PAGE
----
Comments Off

The pursuit of greater returns on capital resulted in the blurring of telecom, media, and entertainment

Part of the naivete of the net neutrality argument was how it ignored the realities of the broadband industry and the role of capital.  Broadband access to the internet has never been about the democratization of self-expression but about the commercialization of the exchange of information.  Information comes in various forms whether it is scholarly work, news, or entertainment.  As Ivan Seidenberg notes in this piece, the lines between media, telecommunications, and entertainment have been blurring for decades where the silos that once represented media, telecom, and entertainment have finally been broken down.

If investors who put their capital into these industries want to see higher returns, then acknowledging that these walls have broken down is the first step they should take.  Pushing back against government actions that fail to recognize that breaking down these walls is necessary for capital to continue flowing to and growing in these industries should be the second thing to acknowledge.

Comments Off

Why can’t broadband competition proponents focus on the real picture?

The Center for Public Integrity released a post yesterday that has me questioning their economics integrity.  In the post, the Center describes how broadband providers avoid competition by arguing that the “Internet service grew out of the old telephone and cable TV systems, where only two companies owned direct lines to U.S. households.”  Sorry, but that’s only half the story.  As I shared in my comments on the post:

“Advocates for competition in the broadband access platform market need look no further than the localities that ensure that only the provider with the deepest pockets are able to get entry into a market. Onerous financial, regulatory, and technical barriers keep ouyt smaller players. Richard Bennett makes a powerful point about legacy carriers having no incentives to go beyond service territories they negotiated for or acquired when initiating services.

In addition, there is too much emphasis on the “number of carriers” narrative. This is a capital intensive business and unless new players can muster up the cash, then you won’t see a third wireline carrier entering a market.

Finally, when will “competition proponents” come out and give a definitive number for the amount of carriers in a market necessary for a declaration of competition. Two, three, or four carriers still reflects an imperfect competitive market.”

Not only are Federal Communications Commission rules not promoting broadband deployment, but local government policies are adding to the hindrance.  No one complains about whether Interstate 4 connecting Tampa and Orlando should have a duplicate interstate running along it.  The concern is whether there is enough commerce running over the highway to spur economic growth and justify widening the existing lanes.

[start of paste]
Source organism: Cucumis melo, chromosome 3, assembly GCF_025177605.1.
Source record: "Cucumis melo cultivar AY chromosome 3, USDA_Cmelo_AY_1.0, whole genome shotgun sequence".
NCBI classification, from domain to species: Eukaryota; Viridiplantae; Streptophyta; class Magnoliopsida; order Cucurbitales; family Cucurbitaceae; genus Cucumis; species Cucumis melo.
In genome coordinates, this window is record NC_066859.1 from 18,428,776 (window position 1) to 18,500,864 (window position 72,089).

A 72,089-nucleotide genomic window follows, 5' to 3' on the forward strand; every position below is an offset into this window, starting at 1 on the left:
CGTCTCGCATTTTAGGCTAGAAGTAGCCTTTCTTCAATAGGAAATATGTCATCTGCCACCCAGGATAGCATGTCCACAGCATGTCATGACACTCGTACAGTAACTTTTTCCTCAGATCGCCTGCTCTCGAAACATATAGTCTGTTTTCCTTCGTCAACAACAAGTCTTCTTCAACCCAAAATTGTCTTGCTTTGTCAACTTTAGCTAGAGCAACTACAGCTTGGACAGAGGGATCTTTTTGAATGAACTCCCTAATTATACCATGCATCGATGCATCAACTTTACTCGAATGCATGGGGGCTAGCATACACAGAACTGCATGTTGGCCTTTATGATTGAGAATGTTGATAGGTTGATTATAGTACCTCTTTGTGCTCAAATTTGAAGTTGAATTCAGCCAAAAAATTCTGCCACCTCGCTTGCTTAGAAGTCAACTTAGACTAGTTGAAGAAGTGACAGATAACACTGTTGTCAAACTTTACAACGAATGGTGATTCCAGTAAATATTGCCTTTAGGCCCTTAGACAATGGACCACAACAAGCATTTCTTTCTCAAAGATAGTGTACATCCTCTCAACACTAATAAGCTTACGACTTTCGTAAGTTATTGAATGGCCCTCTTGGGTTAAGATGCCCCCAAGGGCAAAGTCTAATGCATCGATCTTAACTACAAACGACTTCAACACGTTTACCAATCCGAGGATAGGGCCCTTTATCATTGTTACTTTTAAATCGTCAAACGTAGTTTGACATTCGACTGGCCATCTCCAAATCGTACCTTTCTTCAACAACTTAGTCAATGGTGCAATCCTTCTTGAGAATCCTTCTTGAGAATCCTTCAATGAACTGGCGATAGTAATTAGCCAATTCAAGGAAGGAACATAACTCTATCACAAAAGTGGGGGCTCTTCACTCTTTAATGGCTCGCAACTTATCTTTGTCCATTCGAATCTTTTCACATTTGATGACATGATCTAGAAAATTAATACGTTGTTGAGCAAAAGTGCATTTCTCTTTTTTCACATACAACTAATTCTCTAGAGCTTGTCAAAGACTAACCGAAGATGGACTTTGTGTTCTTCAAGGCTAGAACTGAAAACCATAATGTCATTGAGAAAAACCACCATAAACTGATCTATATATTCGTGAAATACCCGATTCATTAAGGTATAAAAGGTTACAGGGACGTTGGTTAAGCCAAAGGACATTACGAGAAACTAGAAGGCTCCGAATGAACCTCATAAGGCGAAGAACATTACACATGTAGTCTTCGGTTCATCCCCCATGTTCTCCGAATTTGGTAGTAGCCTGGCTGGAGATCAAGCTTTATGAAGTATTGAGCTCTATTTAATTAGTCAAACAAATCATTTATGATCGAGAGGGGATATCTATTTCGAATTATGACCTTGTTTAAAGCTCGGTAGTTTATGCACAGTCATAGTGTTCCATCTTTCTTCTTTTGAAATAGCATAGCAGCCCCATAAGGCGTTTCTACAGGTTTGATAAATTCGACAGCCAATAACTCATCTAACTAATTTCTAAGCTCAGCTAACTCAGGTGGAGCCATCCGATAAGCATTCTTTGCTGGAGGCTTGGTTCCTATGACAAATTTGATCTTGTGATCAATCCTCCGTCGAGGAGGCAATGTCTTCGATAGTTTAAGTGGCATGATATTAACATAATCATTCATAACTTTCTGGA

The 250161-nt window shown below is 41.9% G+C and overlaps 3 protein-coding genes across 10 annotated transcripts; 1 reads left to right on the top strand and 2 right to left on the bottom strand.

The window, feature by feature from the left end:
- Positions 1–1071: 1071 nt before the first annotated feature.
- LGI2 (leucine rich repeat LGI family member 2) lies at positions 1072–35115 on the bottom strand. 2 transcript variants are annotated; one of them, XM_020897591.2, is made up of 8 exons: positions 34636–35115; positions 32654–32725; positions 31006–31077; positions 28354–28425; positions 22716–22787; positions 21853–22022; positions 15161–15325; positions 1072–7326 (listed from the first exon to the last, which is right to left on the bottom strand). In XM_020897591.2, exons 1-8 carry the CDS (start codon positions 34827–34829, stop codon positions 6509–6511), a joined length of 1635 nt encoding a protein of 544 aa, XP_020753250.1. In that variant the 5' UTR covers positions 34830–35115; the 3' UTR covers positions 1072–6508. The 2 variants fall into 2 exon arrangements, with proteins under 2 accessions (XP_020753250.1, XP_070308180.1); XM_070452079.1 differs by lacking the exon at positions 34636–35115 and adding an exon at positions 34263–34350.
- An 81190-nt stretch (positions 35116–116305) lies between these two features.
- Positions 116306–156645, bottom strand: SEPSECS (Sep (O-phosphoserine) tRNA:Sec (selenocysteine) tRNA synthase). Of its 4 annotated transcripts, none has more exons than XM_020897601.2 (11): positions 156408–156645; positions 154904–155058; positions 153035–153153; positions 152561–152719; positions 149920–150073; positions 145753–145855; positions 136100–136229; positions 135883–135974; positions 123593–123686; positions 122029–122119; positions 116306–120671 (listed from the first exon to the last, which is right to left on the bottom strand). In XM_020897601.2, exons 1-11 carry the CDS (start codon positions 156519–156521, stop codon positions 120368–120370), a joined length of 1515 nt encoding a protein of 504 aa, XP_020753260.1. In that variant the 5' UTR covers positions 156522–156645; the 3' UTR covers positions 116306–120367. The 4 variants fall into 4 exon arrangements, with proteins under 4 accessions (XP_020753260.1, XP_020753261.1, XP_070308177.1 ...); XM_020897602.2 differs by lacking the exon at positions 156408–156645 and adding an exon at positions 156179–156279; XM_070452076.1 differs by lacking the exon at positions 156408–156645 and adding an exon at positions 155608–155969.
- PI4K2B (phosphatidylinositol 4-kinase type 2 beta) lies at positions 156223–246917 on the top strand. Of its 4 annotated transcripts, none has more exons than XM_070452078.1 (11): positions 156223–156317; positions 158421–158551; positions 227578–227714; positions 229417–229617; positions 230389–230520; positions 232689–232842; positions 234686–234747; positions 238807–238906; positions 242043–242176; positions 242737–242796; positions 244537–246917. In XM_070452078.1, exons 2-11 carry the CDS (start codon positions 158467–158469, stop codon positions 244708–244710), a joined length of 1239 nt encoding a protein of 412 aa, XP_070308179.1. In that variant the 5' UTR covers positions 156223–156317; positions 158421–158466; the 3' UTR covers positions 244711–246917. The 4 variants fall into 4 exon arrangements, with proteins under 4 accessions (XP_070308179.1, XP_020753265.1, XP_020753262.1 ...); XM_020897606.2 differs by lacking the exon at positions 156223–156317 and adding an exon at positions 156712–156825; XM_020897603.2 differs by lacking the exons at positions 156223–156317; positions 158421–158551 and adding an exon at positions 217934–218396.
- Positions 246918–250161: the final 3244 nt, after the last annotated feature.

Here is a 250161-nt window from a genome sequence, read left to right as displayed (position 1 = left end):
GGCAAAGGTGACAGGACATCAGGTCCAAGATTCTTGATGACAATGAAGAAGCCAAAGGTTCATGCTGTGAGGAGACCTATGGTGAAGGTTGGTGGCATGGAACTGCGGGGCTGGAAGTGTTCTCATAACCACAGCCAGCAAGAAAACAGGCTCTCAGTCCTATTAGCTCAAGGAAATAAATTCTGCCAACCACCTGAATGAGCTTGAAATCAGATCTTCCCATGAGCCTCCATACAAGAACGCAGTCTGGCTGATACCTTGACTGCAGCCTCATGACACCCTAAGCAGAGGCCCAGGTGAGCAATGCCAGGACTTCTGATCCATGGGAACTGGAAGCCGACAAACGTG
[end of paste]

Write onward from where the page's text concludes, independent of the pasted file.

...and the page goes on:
For example, according to comScore.com’s report , 2015 U.S. Digital Future in Focus”, in 2014, mobile app usage made up the majority of digital media activity.  Traditional television ratings fell as more Americans obtained content from emerging online platforms.    Seventy-five percent of all digital consumers over the age of 18 use desktop and mobile platforms to access Internet content.

Another sign of mobile’s encroachment on the desktop is growth in smartphone use.  According to comScore, smartphone use increased 16% in 2014.

I just started watching “House of Cards” (Okay, I’m a late bloomer) so now I’m counted as one of 7 of 8 Americans watching video content online, with half of these consumers watching content online on a daily basis.

And about that commerce moving along the roadway?  E-commerce grew 14% in 2014 with businesses raking in $268.5 billion.

All this content and e-commerce activity happening while consumers allegedly are “abused” by a lack of broadband access platform competition.  Policy makers shouldn’t waste their time on making an oligopoly a larger oligopoly.  The focus should be on clearing spectrum for greater use of the internet and ensuring that the provision of data, whether in the form of video or text, is not interfered with.

Comments Off

What I wanted to ask the commissioners ….

It was pretty cool seeing Federal Communications Commission members Mignon Clyburn, Jessica Rosenworcel, Ajit Pai, and Michael O’Rielly at the Minority Media Telecommunications Council Access to Capital breakfast earlier this morning.  For the MMTC it was historic having four commissioners on the same panel.

Chairman Wheeler piped in later in the morning via a video.

The Four Horsemen talked about E-rate, spectrum auction, the spectrum auction participation waiver for Grain Management, and net neutrality as well as on diversity in media overall.  I expected the commissioners to take questions from the audience but time allegedly did not permit.  I was ticked, for I had two-part question that I wanted them each to answer.  Here is the question:

“Capital abhors a vacuum.  It moves to activities that provide the greatest returns and in technology that means activities that disrupt the current business model.  The FCC regulates broadband and media markets.  Do you have any insights on trends and innovation that may attract new capital to the broadband and media markets?  Also, what should be the FCC’s role in market disruption?”

I did have a second question which Commissioner Pai answered when I caught up with him at the elevator as he was heading back to the FCC.  I asked the Commissioner how he thought the Chiefs were going to do this year and with a smile he said we’d have to wait and see.”

Anyway, if the commissioners read this blog hopefully the’ll take a few moments and answer….